“One morning, I shot an elephant in my pajamas. How he got into my pajamas, I’ll never know.”
This famous, funny quote by Groucho Marx neatly sums up the problem of misplaced modifiers. When you’re adding a little bit of detail to a sentence, a modifier that describes something you’re talking about, it’s all too easy to confuse the reader when you put the modifier in the wrong place.
Ideally, you want to put the modifier as close as possible to the word or phrase it’s modifying. Consider this sentence:
“John saw an emu on the way to the store.”
Who was on the way to the store? “Emu” is closer to “on the way to the store”: The reader couldn’t be blamed for thinking that the emu was headed to the store when John saw it. What the writer meant, of course, was “On the way to the store, John saw an emu.” Here, the modifier “on the way to the store” is closest to and describes “John.”
Let’s look at another one:
“At the age of three, my mother taught me to read.”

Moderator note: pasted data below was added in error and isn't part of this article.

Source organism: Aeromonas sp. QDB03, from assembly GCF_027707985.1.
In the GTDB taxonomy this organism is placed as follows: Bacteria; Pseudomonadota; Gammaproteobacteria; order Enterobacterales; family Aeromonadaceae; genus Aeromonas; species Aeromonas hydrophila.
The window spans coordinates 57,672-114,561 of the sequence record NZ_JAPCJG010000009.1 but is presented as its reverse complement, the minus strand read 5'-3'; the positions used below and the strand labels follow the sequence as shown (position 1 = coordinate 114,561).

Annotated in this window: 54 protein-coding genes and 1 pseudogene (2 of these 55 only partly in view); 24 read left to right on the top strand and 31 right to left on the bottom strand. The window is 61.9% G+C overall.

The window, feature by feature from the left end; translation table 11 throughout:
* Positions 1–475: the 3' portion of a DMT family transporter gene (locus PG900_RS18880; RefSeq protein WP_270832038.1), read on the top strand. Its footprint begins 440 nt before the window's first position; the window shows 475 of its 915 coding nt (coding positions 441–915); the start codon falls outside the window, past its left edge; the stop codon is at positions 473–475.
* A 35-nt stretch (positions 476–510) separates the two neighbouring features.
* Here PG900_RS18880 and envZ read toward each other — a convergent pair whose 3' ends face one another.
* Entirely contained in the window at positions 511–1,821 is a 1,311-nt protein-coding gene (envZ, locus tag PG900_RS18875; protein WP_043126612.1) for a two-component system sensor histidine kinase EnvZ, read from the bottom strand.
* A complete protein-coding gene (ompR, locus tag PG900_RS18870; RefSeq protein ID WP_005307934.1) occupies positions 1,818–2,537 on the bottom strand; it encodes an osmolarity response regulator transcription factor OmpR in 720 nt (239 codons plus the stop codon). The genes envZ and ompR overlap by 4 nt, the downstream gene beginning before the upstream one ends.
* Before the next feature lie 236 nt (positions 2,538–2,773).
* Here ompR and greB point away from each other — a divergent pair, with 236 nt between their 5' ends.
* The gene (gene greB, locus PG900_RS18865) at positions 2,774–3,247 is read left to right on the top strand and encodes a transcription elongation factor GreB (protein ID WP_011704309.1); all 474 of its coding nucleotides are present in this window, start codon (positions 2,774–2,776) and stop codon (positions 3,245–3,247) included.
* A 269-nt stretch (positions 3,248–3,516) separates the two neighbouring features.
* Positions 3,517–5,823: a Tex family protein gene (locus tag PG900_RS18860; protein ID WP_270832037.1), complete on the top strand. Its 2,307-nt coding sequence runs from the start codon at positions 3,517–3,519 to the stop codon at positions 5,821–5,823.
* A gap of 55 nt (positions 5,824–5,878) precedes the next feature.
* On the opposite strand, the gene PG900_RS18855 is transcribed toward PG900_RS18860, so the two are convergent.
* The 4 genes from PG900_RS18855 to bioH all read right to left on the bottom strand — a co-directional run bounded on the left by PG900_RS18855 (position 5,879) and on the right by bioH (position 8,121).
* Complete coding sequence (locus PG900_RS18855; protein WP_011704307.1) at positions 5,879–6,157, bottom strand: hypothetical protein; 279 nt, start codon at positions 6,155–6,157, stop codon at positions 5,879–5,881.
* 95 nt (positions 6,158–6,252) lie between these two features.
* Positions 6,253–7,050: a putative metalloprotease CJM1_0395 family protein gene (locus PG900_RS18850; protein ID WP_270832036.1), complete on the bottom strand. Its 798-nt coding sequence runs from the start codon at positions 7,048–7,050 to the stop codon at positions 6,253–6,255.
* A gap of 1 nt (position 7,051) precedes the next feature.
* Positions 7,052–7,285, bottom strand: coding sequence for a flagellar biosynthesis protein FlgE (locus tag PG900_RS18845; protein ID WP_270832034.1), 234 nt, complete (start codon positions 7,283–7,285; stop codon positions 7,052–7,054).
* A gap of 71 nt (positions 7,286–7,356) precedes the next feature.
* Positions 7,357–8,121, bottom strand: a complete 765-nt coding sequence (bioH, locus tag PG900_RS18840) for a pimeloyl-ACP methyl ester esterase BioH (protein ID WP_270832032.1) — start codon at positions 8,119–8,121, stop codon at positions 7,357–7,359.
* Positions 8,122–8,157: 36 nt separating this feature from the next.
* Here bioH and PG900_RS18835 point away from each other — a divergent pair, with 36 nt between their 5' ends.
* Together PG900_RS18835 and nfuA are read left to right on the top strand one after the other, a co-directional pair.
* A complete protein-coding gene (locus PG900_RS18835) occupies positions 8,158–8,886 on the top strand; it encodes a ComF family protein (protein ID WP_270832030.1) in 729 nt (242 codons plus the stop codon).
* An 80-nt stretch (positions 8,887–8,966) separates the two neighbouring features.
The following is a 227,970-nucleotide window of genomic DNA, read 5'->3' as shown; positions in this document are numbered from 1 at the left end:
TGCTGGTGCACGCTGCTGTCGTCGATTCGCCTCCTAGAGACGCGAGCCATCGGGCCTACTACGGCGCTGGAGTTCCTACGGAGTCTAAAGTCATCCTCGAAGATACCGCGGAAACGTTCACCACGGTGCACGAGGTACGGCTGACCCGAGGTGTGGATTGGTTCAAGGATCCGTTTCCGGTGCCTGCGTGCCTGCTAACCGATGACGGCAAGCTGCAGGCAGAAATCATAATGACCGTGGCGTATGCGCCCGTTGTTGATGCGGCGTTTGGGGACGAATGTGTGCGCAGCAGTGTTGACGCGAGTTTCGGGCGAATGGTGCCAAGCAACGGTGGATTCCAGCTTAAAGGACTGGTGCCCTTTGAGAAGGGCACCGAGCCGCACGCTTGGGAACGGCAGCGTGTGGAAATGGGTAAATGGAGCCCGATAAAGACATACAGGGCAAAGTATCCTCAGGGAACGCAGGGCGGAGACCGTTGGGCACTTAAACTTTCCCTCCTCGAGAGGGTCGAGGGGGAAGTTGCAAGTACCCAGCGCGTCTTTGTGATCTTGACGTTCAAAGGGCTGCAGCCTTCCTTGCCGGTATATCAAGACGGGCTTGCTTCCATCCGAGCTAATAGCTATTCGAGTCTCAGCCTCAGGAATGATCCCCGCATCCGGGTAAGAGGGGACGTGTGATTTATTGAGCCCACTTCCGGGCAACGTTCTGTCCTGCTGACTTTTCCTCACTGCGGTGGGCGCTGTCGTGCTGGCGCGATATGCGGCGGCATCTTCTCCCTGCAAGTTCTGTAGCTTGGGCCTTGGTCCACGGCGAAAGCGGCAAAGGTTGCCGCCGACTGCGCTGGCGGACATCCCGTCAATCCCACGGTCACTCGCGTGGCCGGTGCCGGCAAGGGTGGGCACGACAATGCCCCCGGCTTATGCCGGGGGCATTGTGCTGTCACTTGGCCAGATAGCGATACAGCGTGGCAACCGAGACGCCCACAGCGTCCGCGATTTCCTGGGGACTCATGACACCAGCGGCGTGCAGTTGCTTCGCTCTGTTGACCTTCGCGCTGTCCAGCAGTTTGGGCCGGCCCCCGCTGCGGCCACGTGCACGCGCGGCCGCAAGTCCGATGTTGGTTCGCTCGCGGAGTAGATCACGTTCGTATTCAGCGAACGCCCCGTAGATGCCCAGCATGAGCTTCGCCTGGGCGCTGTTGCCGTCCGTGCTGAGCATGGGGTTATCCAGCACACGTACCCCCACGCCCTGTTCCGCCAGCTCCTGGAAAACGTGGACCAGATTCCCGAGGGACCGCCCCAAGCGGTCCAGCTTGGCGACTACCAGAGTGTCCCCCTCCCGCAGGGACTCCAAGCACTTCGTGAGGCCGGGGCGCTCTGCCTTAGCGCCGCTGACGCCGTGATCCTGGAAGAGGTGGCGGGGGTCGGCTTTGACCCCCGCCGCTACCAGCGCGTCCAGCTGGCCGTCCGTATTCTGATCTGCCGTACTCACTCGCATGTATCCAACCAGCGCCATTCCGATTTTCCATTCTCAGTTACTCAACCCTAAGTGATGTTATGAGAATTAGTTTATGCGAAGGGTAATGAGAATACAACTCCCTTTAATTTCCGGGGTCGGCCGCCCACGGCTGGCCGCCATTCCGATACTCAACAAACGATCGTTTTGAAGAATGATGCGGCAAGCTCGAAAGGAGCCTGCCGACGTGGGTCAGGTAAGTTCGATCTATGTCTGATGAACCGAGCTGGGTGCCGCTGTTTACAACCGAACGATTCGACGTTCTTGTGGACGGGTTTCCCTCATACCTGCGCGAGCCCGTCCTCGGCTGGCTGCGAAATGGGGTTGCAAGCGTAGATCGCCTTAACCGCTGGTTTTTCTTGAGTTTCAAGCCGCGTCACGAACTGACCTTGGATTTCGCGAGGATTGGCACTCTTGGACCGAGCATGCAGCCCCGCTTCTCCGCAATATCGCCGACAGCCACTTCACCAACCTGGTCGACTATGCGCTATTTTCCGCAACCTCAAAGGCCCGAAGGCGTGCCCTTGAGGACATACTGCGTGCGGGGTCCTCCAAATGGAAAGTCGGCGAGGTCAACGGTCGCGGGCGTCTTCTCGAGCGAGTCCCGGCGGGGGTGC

If my mother was three… how was she teaching me to read? And how was I even born yet, for that matter? This needs a rewrite: “When I was three, my mother taught me to read.”
Don’t Leave Them Hanging
You might have heard the phrase “dangling modifier” thrown around before, but what is a dangling modifier? It’s simple: A danging modifier is a word or phrase that’s trying to describe something that’s not even contained in the sentence. Take this example:
“Running down the path, the sun was shining brightly.”
The sun can’t run, of course, but it’s the only thing that “running down the path” could be modifying here. There’s something else being described as “running,” but whatever it is isn’t in the sentence, leaving the reader in confusion. Perhaps it should have been “As I was running down the path, the sun was shining brightly.” We don’t really know who or what was doing the running; as a freelance writer, you need to make sure that the subject of a modifier is always clear.